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Innovative but risky South Carolina bill aims to solve the teacher shortage with non-certified teachers in classrooms

A legislative proposal in the South Carolina House is designed to tackle the increasing problem of teacher shortages by permitting the employment of non-certified professionals as educators. The Center for Educator Recruitment, Retention, and Advancement (CERRA) reports that there were 1,400 teacher vacancies at the beginning of the current school year.

“Vacancies have been growing. This is a disservice to students in South Carolina and if we can’t find a way to retain our great teachers then we’re not meeting the mark for our students,” said Patrick Kelly with the Palmetto State Teachers Association to WLTX.

The House Education Committee recently voted to advance this bill to the House floor for further discussion, triggering mixed reactions from those involved in education. The bill suggests a five-year experimental program where schools could employ non-certified teachers for up to 25% of their total teaching staff. Although cautious, Kelly admits that employing non-certified teachers might be better than having unfilled teaching positions.

“Educator certification matters,” said Kelly. “The shortage is great, and if this is a way to get one more student access to all highly qualified teachers on a short-term basis, then it’s probably where we’re at as a state, which is an unfortunate reality that this is even necessary.”

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The bill stipulates that these non-certified teachers must hold a college degree in their teaching subject and have at least five years of relevant professional experience. It also requires them to seek certification within three years if they intend to continue teaching. The specifics of the required ongoing training for these individuals are left to individual schools and the Department of Education. The program, unless extended by new legislation, is set to last five years. Representative Kambrell Garvin emphasized the need for adequate support and training for these hires by their schools.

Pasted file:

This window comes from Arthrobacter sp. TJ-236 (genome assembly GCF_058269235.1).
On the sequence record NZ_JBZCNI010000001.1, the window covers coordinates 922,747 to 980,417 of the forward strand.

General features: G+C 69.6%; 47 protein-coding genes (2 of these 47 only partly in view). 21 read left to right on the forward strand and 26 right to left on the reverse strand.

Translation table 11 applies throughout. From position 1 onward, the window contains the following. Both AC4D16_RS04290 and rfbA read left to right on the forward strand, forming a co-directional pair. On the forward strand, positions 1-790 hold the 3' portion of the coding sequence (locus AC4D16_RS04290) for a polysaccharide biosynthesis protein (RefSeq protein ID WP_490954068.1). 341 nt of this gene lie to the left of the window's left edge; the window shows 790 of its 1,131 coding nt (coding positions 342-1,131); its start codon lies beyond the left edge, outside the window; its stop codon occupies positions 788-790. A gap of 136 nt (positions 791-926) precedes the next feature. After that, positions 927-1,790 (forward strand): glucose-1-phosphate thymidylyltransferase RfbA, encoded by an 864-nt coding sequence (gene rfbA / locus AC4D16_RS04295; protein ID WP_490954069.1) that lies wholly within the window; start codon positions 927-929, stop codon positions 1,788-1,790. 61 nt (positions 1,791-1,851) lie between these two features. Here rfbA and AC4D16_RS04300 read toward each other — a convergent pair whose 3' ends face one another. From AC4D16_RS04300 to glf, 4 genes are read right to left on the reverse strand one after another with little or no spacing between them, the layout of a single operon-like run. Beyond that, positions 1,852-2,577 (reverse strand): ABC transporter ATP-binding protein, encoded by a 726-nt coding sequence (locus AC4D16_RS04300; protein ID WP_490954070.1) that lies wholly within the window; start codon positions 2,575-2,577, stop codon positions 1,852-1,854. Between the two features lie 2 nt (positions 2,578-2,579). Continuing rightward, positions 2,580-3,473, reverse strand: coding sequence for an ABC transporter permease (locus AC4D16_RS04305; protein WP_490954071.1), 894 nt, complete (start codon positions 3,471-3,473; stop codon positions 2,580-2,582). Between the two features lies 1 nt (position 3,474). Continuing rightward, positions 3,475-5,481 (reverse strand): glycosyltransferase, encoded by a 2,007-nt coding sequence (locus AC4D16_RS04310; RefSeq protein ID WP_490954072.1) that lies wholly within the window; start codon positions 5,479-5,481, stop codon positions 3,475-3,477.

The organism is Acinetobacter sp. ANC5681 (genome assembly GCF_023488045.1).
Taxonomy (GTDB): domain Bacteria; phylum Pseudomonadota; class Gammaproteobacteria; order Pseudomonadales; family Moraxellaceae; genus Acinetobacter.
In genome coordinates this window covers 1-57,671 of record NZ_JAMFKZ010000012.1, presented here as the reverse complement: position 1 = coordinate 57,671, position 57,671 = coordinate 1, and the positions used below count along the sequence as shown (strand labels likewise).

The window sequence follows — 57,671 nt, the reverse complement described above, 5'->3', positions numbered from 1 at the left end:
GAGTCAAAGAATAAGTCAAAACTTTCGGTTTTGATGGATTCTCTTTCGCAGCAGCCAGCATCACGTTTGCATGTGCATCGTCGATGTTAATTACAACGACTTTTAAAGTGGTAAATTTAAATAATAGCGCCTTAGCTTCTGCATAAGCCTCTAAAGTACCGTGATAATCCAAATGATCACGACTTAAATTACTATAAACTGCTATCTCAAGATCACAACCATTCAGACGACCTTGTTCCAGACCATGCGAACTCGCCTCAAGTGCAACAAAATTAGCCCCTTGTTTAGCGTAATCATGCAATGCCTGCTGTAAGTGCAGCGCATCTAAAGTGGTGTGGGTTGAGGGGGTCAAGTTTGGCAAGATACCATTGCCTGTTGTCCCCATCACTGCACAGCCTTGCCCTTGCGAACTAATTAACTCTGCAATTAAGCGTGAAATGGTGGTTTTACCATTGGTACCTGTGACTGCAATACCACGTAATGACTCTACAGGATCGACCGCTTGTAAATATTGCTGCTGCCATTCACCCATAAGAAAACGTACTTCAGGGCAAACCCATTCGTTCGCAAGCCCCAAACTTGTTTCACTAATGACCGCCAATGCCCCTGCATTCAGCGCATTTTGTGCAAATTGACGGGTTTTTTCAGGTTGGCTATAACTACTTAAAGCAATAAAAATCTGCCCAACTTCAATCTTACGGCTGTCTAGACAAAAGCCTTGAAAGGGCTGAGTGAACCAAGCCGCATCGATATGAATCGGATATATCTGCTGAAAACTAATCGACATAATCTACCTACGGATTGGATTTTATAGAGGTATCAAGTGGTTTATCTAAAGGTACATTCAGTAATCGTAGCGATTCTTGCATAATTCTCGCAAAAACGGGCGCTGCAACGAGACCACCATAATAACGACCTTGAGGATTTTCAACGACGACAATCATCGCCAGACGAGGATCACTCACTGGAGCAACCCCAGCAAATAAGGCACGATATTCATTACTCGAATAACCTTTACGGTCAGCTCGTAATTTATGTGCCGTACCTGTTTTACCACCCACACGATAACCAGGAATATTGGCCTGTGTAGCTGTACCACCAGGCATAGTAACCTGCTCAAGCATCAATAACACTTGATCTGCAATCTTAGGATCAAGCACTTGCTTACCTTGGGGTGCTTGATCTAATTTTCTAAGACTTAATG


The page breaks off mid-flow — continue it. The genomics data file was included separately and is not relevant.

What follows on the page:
Garvin assured that the individuals considered for teaching positions under the new bill would not be unqualified or unsupported newcomers. Instead, they would come with relevant experience and receive thorough training from their districts to manage classrooms effectively. He believes this training will address any initial concerns. Garvin described the proposal as an additional resource for tackling teacher shortages.

“Is it going to fix all issues that we’re facing in regards to teacher vacancies? No, but it will be another opportunity that we have to recruit high-quality teachers into the classroom,” said Garvin.

Furthermore, the bill introduces the possibility of alternative certification paths. Alongside this, legislators are pushing for changes in the current certification system, including making teaching certificates permanent and allowing teachers to review their salaries before finalizing their annual contracts. Under the existing system, teachers commit to contracts without knowing their pay and face penalties for contract termination, including potential suspension of their teaching licenses for a year.

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“It’s wonderful to have the bill with alternative certification to give options for bringing other people into the classroom, but we should also be taking care of the teachers already in the classroom, so combining these two is, in my opinion, the best of both worlds,” said Rep. Shannon Erickson (R-Beaufort).

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